Premier League 2019/20: Manchester City vs Burnley – tactical analysis
The last game of the Premier League this round was played by Manchester City, who took on Burnley at the Etihad Stadium. The result of 5-0 might be very unsurprising for many fans, as this was how good Manchester City should be.
With 18 shots and 71.05% possession, City totally dominated the game. On the contrary, Burnley only registered one shot, which was a direct free-kick from Dwight McNeil. In this tactical analysis, we will show you the weapons in City’s arsenal to break a defensive block.
Pep Guardiola has made changes to the starting eleven comparing to the last game. Only David Silva and Riyad Mahrez were the outfield players who started against Arsenal. Intriguingly, Phil Foden was deployed as a left-winger while Bernardo Silva was the partner of D. Silva at the midfield. It was a usual 4-3-3 from City.
Burnley were missing a few players: Chris Wood because of fitness, also Aaron Lennon, Jeff Hendrick and Phil Bardsley due to the contract status. Therefore, Jay Rodriguez partnered Matěj Vydra as the strikers. Josh Brownhill played as the right-winger of the 4-4-2 formation.
Defensive block of Burnley
In this analysis, we will first explain the defensive scheme of Burnley, then look at how City beat the block. With an average PPDA of 37.43 and reaching the lowest point at 96 before the break, the Clarets were defending passively in this game, a bit unlike their aggressive pressing against Arsenal and Manchester United.
The defensive shape was always a 4-4-2 midblock. Although they intended to set the block higher and closer to the central third, City always progressed by moving the Burnley players and they had to retreat deeper and deeper as below.
Some very common concepts were applied in Burnley’s defensive block, such as shielding the ball side with the midfield, maintaining compactness, and guiding the ball wide were some objectives.
When City passed the ball to the wide areas, Burnley tried to shift the block and utilize the structural advantage to regain possession. In a 4-4-2, the Clarets would at least be committing the ball side winger, full-back and centre-back to the flank, pressuring the opponent.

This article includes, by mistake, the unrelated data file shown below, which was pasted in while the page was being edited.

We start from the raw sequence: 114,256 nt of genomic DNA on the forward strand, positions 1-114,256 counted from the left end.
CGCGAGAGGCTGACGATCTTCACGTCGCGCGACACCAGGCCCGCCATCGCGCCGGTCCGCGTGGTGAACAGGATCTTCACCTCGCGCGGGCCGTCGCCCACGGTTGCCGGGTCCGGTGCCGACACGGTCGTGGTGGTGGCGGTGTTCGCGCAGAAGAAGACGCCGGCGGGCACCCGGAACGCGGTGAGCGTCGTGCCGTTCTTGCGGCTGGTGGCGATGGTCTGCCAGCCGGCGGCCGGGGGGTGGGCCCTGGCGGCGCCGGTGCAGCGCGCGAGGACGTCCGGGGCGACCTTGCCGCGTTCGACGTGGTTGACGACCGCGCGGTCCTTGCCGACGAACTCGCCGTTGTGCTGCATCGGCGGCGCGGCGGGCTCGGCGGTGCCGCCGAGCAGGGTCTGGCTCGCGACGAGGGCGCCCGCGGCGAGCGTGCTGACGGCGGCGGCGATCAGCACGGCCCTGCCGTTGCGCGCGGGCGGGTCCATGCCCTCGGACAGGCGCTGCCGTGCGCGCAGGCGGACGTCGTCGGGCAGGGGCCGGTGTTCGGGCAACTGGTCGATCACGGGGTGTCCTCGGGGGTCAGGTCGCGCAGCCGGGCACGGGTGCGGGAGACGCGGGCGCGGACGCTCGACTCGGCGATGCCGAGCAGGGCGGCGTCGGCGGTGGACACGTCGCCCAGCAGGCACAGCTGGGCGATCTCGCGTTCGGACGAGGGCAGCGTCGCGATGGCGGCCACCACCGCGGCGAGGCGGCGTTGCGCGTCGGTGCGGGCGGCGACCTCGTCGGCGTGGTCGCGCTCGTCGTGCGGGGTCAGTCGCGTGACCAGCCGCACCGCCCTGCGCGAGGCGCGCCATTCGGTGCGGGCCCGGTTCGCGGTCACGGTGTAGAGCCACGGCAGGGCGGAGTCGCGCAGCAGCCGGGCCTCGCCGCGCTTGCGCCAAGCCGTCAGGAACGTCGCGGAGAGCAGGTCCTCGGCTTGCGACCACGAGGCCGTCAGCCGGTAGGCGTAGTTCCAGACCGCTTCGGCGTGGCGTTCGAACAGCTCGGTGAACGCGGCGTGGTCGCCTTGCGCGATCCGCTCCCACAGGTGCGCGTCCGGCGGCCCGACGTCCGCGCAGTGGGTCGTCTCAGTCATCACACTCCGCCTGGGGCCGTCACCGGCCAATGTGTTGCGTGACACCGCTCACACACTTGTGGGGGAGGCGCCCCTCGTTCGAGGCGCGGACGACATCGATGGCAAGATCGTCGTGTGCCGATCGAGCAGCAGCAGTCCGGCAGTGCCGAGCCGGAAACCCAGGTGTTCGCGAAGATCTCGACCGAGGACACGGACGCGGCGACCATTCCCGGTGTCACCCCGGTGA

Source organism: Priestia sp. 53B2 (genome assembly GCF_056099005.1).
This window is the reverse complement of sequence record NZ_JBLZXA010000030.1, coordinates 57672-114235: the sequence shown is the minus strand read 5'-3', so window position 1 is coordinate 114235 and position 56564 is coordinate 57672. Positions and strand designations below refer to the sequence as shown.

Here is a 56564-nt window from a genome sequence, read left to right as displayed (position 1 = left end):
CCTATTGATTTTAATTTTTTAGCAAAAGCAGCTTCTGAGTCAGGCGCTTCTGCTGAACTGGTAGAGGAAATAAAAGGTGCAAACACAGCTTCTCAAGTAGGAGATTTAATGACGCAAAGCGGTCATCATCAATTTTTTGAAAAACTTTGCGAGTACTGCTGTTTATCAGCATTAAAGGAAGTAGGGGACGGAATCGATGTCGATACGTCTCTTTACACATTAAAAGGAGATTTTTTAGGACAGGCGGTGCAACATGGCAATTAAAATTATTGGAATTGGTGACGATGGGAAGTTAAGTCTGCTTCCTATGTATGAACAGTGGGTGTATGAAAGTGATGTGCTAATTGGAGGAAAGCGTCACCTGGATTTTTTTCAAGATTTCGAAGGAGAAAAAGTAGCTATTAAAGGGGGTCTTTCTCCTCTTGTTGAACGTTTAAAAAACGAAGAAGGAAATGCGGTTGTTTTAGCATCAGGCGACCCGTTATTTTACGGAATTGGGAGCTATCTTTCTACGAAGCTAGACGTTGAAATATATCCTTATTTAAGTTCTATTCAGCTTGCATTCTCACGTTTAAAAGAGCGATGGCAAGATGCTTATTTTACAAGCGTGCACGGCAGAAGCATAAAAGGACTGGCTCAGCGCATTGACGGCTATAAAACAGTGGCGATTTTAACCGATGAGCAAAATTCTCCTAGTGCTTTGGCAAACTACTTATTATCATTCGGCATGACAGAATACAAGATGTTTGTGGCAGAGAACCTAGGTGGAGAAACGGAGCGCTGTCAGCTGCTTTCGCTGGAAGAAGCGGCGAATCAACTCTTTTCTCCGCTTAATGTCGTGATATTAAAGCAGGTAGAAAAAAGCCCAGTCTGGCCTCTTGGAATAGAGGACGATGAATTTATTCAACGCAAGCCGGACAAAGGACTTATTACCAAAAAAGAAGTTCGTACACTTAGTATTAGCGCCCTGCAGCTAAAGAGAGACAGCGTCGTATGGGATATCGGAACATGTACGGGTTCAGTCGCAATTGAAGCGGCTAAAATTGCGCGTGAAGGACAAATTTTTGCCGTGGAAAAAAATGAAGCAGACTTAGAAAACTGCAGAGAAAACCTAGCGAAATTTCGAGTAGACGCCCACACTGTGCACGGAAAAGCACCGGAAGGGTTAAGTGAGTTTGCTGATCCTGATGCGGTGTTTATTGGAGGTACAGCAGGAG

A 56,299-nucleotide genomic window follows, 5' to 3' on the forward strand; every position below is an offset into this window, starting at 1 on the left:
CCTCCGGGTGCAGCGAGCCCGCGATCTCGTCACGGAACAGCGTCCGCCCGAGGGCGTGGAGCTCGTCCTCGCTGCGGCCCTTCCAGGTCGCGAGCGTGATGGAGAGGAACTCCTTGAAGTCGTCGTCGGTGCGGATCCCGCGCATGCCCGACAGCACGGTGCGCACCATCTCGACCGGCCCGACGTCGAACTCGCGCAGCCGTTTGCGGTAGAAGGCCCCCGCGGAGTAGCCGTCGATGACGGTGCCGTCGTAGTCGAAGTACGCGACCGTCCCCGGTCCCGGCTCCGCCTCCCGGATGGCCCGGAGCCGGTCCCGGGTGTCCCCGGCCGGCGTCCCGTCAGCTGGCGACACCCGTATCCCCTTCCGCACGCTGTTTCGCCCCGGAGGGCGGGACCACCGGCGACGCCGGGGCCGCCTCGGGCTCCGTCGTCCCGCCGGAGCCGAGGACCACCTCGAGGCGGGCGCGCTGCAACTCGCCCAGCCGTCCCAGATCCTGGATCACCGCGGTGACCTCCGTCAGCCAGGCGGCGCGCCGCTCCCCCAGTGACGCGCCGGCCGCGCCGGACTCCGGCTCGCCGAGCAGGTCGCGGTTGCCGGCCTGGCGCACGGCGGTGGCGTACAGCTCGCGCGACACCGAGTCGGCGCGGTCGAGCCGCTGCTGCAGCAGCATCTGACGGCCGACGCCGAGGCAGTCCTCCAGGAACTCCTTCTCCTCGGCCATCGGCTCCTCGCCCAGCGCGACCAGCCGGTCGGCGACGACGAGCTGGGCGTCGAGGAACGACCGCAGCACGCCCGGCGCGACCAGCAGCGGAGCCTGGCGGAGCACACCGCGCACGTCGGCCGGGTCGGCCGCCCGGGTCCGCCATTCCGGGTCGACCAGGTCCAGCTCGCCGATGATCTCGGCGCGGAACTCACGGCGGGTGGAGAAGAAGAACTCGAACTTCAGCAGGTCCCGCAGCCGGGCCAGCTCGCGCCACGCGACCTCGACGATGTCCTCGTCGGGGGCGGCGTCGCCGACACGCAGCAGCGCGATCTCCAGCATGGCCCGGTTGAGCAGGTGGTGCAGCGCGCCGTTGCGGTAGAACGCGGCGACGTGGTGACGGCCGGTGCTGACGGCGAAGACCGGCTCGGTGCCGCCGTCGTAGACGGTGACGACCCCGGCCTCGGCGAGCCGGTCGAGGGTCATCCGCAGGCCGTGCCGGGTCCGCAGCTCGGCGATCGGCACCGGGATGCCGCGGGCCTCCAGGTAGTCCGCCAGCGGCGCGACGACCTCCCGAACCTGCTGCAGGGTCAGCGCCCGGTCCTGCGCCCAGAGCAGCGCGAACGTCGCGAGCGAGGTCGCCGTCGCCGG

Since City were playing in a 4-3-3, they might not match the above three of Burnley numerically unless Oleksandr Zinchenko also joined the attack.
As an example, the moment Foden passed the ball, D. Silva was surrounded by three players at least. Compressing spaces in such a tight area quickly would increase the chances of City playing a suboptimal pass.
Another key part of the pressure was to prevent the receivers from turning. This was especially useful when dealing with the left-footers (B. Silva and Mahrez) on City’s right flank.
When progressing, the left-footed players dropped and received the ball with closed body orientation, such as the one from Mahrez below. The task of the Burnley left-back: Charlie Taylor was to stick to him tightly and forced the receiver to play the ball back.
If the return pass was poor (such as too soft, bouncing, inaccurate), this was the moments to press and look for a counter-attack. However, City were playing with a high standard and seldom caught by the Clarets.
After the break, Burnley tried to go more aggressive when pressing. In the first half, the first line (formed by two strikers) were easily overloaded by City’s triangular build-up shape. Sean Dyche might have instructed the midfielders to step up a bit and provide the defensive cover for the first line.
However, this arrangement was not a success because of the following reasons: firstly, the strikers were never sprinting to force into a duel, allowing City players to move the ball with time; second, the block was asymmetrical as the far side winger was never involving.
Also, City’s shape was too good here. Fernandinho providing the offensive depth, while having Ederson and Nicolás Otamendi on the same line for the switch of plays. As a reference, although D. Silva received the ball with closed body shape, the marker: Ashley Westwood was still far from accessing the Spaniard, which allowed an easy return pass.
Of course, City were playing in the usual Guardiola way: possession-based, moving the ball and opponents, overloading. What we are taking into account in this analysis was the personnel in this game, and how did the players affect the tactics.
City were looking for a central overload, which could offer a stable build-up. As an example, we outlined the 6 v 4 numerical advantage below, there were some considerations when James Tarkowski and Ben Mee were excluded in the frame. Despite Sergio Agüero dropping deep to the midfield, City still manipulated the Burnley last line by Foden’s high positioning as a compliment. Therefore, the centre-backs could not recklessly follow the Argentine to the midfield, they were aware of protecting spaces behind.
Benefits of the overload were even greater since Burnley’s first line and the second line were loose vertically. This allowed City to bypass the lines one by one, and often maintain the numerical superiority.
The idea was simple, in the first phase, City only deal with Rodriguez and Vydra. Rodrigo Hernández always capitalized on his positional superiority and occupied the first line. This means the Spanish pivot was not necessary to receive the ball in the build-up. Instead, staying around the strikers and kept them busy already bought time and spaces for the centre-backs.